Therapeutics - N/V 2

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Author:
kyleannkelsey
ID:
301900
Filename:
Therapeutics - N/V 2
Updated:
2015-05-01 11:05:03
Tags:
Therapeutics
Folders:
Therapeutics - N/V
Description:
Therapeutics - N/V
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  1. What are the DA antagonists?
    • Trimethobenzamide
    • Prochlorperazine
    • Promethazine
    • Haloperidol
    • Droperidol
    • Metoclopramide
  2. What is the MOA of DA antagonsist?
    Block DA in the CTZ
  3. Which DA antagonists can cause QT prolongation?
    Haloperidol and Droperidol (BBW)
  4. What is the dose for Prochlorperazine?
    10 mg IV/PO Q6H or PRN
  5. What is the dose for Promethazine?
    12.5-25 mg Q4-6 H or PRN
  6. What is the dose for Haloperidol?
    1-3 mg IV/PO Q2-4H PRN
  7. What is the dose for Metoclopramide?
    • 10-40 mg IV/PO Q6H
    • Might add Diphenhydramine 25-50mg to prevent EPS
  8. What is the BBW for Metoclopramide?
    Irreversible tardive dyskinesias
  9. What is the BBW for promethazine?
    Severe extravasation
  10. What is the DOC for Anticipatory N/V?
    • Benzodiazapines
    • Lorazepam 1-2 mg IV/PO/SL Q4-6H or 1 dose before chemo
  11. What place in therapy does Dronabinol have?
    • Mild-Moderate CINV
    • Caution in elderly due to hallucinogenic, confusion and sedative effects
    • May be equivalent or superior to prochlorpromazine or metoclopramide
  12. What antipsychotic can be used for CINV?
    Olanzapine
  13. What drugs would be given to prevent CINV for a highly emetogenic regimen?
    • Option A: NK1 antagonist + 5-HT3 + Dexamethasone
    • Option B: Akynzeo + steroid
    • Option C: Olanzapine + palonsetron + steroid
    • All options: +/- lorazepam
  14. What drugs would be given to prevent CINV for a moderately emetogenic regimen?
    • 5-HT3
    • Dexamethasone +/- areprepitant
    • +/- lorazepam
  15. What drugs would be given to prevent CINV for a lw emetogenic regimen?
    • Dexamethasone, Prochlorperazine, Metoclopramide or 5-HT3 anatagonist
    • +/- lorazepam
  16. What drugs would be given to prevent CINV for a minimally emetogenic regimen?
    • Nothing
    • +/- lorazepam
  17. Every day that chemo is given a ________________ should be given, unless you choose to use ___________________ or if the chemo drugs pose low to minimal risk of emetogenicity.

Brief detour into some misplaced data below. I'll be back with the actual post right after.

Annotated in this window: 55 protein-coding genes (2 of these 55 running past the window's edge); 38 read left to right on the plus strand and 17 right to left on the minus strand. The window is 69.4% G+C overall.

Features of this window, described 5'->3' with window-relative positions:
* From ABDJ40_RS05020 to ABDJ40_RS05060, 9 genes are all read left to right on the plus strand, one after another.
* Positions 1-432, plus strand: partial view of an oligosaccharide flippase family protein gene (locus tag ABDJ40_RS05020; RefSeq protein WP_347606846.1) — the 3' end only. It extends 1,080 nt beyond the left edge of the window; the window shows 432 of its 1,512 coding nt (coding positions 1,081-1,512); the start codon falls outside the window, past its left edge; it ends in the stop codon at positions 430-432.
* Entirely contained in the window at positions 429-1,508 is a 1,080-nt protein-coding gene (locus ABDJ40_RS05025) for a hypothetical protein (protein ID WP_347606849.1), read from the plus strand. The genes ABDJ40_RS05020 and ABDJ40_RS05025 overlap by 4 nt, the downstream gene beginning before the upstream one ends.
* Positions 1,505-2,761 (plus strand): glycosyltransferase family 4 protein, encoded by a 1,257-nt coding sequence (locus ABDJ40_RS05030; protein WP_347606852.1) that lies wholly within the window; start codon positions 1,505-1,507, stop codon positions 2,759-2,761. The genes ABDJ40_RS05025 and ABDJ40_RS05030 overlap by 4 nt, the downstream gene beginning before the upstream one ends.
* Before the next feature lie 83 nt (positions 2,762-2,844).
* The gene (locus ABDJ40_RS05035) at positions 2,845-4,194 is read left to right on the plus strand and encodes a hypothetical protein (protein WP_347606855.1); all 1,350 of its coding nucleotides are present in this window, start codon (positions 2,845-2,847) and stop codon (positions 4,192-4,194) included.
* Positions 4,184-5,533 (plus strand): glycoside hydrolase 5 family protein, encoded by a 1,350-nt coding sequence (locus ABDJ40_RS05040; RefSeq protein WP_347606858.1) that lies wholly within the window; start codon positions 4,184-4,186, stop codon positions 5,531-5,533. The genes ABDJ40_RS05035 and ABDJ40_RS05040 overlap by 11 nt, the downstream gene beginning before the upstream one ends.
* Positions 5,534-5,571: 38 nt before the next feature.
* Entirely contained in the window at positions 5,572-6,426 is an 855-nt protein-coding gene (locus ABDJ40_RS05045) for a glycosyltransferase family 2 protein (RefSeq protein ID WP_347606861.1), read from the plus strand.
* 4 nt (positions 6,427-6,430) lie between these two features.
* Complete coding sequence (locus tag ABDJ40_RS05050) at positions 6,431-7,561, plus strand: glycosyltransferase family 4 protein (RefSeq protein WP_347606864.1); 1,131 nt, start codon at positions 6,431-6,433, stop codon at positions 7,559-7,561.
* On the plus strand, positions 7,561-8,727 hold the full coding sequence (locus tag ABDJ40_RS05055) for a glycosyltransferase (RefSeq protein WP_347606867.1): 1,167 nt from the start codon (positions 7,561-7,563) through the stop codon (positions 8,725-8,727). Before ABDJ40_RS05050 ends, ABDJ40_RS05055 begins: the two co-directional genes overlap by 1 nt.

• 5-HT3 antagonist
    • Palonostron
  18. What factors create a higher risk of Postoperative surgery?
    • Surgery type: Abdomen, eye, ear, nose, throat, OB-gyn
    • Children
    • females 3x incidence than males
    • nonsmokers
    • NO >>>> isoflurane
  19. How should you treat Low risk PONV?
    No prophylaxis, 5-HT3 for rescue
  20. How should you treat High risk PONV?
    • 5-HT3 prior to cessation of anesthesia or pre-surgery
    • Aprepitant 40mg - Can get outpatient and take before surgery
    • Droperidol, propofol, dexamethasone, promethazine, metoclopramide all helpful
  21. There is limited use of ___________________ and promethazine due to excessive sedation after surgery.
    Prochlorperazine
  22. What antiemetics are used for pregnancy NV?
    • Histamine antagonists
    • Phenothiazines
    • 5-HT3 antagonists – limited data on fetal outcome
    • Diclegis (Pyridoxine 10 mg + Doxylamine 10 mg)
    • Vitamin B6 10-25 mg QID –start with this
    • Scupuncture
  23. General NV in adults should not be treated with?
    5-HT3 antagonists
  24. General NV in adults should be treated with?
    • DA agents:
    • Trimethobenzamide
    • Prochlorperazine
    • Promethazine
    • Haloperidol
    • Droperidol
    • Metoclopramide
  25. When can 5-HT3 antagonists be used for general NV?
    Pediatric gastroenteritis

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